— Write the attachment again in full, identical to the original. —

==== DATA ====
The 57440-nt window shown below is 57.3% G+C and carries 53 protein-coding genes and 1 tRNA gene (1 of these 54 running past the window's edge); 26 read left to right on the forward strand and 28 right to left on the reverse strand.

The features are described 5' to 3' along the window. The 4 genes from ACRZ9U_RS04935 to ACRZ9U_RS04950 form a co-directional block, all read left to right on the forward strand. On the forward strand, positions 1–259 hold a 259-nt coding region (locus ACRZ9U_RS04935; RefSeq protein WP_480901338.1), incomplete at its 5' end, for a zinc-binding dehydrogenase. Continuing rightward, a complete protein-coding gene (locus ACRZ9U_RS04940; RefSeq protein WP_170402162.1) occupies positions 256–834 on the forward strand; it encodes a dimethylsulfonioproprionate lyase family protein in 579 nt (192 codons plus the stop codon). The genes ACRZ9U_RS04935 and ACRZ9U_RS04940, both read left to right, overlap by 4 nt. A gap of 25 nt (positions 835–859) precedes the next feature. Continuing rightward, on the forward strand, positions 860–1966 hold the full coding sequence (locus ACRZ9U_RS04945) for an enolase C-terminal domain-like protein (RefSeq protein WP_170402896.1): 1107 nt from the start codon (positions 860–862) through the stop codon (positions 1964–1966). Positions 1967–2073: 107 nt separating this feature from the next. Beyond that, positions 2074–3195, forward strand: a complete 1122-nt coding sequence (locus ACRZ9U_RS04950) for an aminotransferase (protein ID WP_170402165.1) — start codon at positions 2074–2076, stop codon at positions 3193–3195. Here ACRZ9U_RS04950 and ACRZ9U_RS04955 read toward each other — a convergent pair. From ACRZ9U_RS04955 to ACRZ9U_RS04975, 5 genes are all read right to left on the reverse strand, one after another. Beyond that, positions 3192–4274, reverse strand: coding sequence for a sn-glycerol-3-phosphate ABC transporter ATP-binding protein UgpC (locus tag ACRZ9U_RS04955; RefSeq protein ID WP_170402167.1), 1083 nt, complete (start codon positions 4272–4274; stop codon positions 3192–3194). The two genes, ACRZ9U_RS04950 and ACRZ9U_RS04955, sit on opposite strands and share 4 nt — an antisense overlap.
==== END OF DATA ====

The 57440-nt window shown below is 57.3% G+C and carries 53 protein-coding genes and 1 tRNA gene (1 of these 54 running past the window's edge); 26 read left to right on the forward strand and 28 right to left on the reverse strand.

The features are described 5' to 3' along the window. The 4 genes from ACRZ9U_RS04935 to ACRZ9U_RS04950 form a co-directional block, all read left to right on the forward strand. On the forward strand, positions 1–259 hold a 259-nt coding region (locus ACRZ9U_RS04935; RefSeq protein WP_480901338.1), incomplete at its 5' end, for a zinc-binding dehydrogenase. Continuing rightward, a complete protein-coding gene (locus ACRZ9U_RS04940; RefSeq protein WP_170402162.1) occupies positions 256–834 on the forward strand; it encodes a dimethylsulfonioproprionate lyase family protein in 579 nt (192 codons plus the stop codon). The genes ACRZ9U_RS04935 and ACRZ9U_RS04940, both read left to right, overlap by 4 nt. A gap of 25 nt (positions 835–859) precedes the next feature. Continuing rightward, on the forward strand, positions 860–1966 hold the full coding sequence (locus ACRZ9U_RS04945) for an enolase C-terminal domain-like protein (RefSeq protein WP_170402896.1): 1107 nt from the start codon (positions 860–862) through the stop codon (positions 1964–1966). Positions 1967–2073: 107 nt separating this feature from the next. Beyond that, positions 2074–3195, forward strand: a complete 1122-nt coding sequence (locus ACRZ9U_RS04950) for an aminotransferase (protein ID WP_170402165.1) — start codon at positions 2074–2076, stop codon at positions 3193–3195. Here ACRZ9U_RS04950 and ACRZ9U_RS04955 read toward each other — a convergent pair. From ACRZ9U_RS04955 to ACRZ9U_RS04975, 5 genes are all read right to left on the reverse strand, one after another. Beyond that, positions 3192–4274, reverse strand: coding sequence for a sn-glycerol-3-phosphate ABC transporter ATP-binding protein UgpC (locus tag ACRZ9U_RS04955; RefSeq protein ID WP_170402167.1), 1083 nt, complete (start codon positions 4272–4274; stop codon positions 3192–3194). The two genes, ACRZ9U_RS04950 and ACRZ9U_RS04955, sit on opposite strands and share 4 nt — an antisense overlap.